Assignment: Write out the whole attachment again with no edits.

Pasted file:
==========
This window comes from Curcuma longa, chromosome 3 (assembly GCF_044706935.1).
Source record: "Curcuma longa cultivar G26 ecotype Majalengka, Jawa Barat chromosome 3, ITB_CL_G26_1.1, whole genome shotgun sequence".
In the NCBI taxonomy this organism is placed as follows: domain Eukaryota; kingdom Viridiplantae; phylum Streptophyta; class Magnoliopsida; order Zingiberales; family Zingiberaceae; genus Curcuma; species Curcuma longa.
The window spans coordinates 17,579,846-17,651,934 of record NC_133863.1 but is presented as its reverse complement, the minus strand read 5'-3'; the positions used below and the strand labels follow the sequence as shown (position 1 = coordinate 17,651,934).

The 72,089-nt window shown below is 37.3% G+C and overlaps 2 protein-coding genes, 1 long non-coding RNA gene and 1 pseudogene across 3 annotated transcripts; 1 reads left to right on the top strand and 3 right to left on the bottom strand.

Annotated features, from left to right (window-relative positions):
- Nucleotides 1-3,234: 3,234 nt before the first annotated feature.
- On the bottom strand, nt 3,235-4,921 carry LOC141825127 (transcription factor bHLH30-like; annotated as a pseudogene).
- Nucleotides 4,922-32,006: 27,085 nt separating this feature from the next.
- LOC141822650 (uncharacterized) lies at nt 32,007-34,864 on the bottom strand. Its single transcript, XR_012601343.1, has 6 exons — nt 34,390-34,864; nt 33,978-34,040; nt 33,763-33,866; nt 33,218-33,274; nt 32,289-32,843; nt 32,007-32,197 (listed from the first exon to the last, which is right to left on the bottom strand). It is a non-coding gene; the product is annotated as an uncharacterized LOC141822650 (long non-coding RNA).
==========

This window comes from Curcuma longa, chromosome 3 (assembly GCF_044706935.1).
Source record: "Curcuma longa cultivar G26 ecotype Majalengka, Jawa Barat chromosome 3, ITB_CL_G26_1.1, whole genome shotgun sequence".
In the NCBI taxonomy this organism is placed as follows: domain Eukaryota; kingdom Viridiplantae; phylum Streptophyta; class Magnoliopsida; order Zingiberales; family Zingiberaceae; genus Curcuma; species Curcuma longa.
The window spans coordinates 17,579,846-17,651,934 of record NC_133863.1 but is presented as its reverse complement, the minus strand read 5'-3'; the positions used below and the strand labels follow the sequence as shown (position 1 = coordinate 17,651,934).

The 72,089-nt window shown below is 37.3% G+C and overlaps 2 protein-coding genes, 1 long non-coding RNA gene and 1 pseudogene across 3 annotated transcripts; 1 reads left to right on the top strand and 3 right to left on the bottom strand.

Annotated features, from left to right (window-relative positions):
- Nucleotides 1-3,234: 3,234 nt before the first annotated feature.
- On the bottom strand, nt 3,235-4,921 carry LOC141825127 (transcription factor bHLH30-like; annotated as a pseudogene).
- Nucleotides 4,922-32,006: 27,085 nt separating this feature from the next.
- LOC141822650 (uncharacterized) lies at nt 32,007-34,864 on the bottom strand. Its single transcript, XR_012601343.1, has 6 exons — nt 34,390-34,864; nt 33,978-34,040; nt 33,763-33,866; nt 33,218-33,274; nt 32,289-32,843; nt 32,007-32,197 (listed from the first exon to the last, which is right to left on the bottom strand). It is a non-coding gene; the product is annotated as an uncharacterized LOC141822650 (long non-coding RNA).